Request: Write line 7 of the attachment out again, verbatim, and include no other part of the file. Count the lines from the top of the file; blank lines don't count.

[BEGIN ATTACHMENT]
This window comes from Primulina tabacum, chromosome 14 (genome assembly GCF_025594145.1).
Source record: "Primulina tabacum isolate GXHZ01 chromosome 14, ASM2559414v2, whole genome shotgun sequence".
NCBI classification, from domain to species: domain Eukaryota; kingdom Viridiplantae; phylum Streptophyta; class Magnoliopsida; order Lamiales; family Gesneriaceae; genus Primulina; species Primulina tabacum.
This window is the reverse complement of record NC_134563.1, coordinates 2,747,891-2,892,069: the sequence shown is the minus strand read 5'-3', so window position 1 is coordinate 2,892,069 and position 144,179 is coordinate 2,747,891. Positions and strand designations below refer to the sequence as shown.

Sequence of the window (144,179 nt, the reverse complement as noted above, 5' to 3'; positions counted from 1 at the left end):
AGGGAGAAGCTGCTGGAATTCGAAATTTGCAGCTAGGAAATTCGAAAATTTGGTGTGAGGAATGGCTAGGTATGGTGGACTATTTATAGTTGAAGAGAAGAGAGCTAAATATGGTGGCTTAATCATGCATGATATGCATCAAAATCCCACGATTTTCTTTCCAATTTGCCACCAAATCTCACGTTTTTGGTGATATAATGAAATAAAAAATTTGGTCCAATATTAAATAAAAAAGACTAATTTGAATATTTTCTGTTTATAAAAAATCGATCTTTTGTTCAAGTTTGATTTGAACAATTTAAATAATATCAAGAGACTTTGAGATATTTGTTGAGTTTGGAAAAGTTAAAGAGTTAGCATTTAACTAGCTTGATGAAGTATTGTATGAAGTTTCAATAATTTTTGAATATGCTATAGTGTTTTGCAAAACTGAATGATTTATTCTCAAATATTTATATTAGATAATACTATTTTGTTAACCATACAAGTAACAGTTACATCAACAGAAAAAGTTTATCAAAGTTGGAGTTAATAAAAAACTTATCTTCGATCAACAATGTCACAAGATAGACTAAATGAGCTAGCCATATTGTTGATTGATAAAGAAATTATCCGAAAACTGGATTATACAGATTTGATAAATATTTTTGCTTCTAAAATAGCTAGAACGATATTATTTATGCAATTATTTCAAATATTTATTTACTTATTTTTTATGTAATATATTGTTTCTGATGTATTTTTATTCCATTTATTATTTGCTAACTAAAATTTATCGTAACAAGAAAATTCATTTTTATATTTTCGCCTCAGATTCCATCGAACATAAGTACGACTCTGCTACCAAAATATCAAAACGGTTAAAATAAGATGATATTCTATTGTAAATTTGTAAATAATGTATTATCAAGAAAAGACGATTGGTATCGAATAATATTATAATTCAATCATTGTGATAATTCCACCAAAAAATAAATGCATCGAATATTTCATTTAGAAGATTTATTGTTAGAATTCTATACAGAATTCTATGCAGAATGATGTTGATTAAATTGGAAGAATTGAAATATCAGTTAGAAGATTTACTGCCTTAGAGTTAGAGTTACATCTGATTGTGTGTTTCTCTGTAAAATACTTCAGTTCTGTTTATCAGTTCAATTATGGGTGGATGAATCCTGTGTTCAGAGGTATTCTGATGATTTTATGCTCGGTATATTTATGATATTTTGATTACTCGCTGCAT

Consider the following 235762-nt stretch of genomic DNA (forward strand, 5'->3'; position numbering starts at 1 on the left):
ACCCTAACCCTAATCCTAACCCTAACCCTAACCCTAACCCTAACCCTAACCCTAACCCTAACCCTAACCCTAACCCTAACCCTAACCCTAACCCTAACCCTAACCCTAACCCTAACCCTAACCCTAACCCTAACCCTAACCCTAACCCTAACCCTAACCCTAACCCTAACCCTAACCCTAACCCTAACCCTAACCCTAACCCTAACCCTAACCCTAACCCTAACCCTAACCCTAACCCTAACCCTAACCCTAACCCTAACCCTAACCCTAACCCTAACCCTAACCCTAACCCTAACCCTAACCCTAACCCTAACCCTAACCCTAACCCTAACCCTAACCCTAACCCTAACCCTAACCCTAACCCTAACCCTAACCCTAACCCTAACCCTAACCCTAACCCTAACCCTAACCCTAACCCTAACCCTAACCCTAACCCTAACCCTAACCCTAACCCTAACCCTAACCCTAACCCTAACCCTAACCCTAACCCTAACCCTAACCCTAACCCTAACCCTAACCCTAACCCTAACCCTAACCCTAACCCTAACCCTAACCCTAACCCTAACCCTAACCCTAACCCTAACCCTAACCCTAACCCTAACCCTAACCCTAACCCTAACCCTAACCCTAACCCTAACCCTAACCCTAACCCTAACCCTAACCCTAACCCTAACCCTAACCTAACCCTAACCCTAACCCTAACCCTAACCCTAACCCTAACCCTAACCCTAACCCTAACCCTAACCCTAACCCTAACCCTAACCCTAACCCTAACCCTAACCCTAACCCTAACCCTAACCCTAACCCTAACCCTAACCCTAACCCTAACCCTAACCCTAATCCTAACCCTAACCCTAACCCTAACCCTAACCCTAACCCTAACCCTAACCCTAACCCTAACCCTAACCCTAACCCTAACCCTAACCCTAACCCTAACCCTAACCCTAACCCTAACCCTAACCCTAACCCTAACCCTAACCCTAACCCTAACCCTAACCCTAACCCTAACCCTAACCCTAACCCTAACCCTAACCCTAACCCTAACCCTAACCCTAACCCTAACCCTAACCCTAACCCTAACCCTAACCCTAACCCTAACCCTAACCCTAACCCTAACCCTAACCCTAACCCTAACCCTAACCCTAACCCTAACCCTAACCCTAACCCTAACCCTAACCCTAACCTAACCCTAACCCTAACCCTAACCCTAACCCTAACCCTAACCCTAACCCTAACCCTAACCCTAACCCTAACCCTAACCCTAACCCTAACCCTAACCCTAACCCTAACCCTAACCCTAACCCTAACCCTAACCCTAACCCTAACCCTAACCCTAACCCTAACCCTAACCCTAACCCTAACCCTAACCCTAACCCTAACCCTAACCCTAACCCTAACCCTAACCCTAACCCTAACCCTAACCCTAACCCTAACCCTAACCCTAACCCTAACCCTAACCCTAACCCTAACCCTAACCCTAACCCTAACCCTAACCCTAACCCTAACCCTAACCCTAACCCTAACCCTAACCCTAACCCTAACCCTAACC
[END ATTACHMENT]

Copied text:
Consider the following 235762-nt stretch of genomic DNA (forward strand, 5'->3'; position numbering starts at 1 on the left):